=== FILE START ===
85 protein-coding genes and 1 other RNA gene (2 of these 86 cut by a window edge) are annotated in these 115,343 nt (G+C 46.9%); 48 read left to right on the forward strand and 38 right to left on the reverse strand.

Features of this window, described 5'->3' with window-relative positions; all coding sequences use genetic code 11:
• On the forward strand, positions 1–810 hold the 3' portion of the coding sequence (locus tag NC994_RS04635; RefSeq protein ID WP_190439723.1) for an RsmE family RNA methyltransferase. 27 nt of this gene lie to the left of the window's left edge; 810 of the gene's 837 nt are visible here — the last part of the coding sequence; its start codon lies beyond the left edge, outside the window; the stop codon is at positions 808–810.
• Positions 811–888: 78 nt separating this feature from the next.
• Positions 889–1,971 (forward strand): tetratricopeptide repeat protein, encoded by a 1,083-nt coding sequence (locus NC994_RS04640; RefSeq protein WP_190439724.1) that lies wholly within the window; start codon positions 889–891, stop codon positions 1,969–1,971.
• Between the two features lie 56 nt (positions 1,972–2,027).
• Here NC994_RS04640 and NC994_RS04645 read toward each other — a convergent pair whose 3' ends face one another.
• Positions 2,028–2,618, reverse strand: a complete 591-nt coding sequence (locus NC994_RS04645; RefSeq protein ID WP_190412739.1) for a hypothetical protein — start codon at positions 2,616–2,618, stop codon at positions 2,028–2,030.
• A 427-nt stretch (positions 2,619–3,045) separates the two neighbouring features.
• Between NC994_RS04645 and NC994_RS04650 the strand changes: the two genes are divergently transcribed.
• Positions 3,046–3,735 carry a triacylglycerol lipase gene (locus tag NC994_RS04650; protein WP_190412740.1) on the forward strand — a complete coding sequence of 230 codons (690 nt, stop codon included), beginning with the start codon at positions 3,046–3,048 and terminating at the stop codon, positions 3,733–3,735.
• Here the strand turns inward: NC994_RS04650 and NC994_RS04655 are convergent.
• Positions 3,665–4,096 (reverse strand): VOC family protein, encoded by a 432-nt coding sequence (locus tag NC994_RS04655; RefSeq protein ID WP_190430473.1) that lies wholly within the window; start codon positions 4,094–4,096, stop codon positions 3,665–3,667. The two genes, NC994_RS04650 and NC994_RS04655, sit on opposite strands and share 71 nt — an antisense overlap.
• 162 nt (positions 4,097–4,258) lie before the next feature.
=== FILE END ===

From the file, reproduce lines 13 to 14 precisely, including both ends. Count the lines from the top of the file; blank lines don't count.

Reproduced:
• Positions 3,665–4,096 (reverse strand): VOC family protein, encoded by a 432-nt coding sequence (locus tag NC994_RS04655; RefSeq protein ID WP_190430473.1) that lies wholly within the window; start codon positions 4,094–4,096, stop codon positions 3,665–3,667. The two genes, NC994_RS04650 and NC994_RS04655, sit on opposite strands and share 71 nt — an antisense overlap.
• 162 nt (positions 4,097–4,258) lie before the next feature.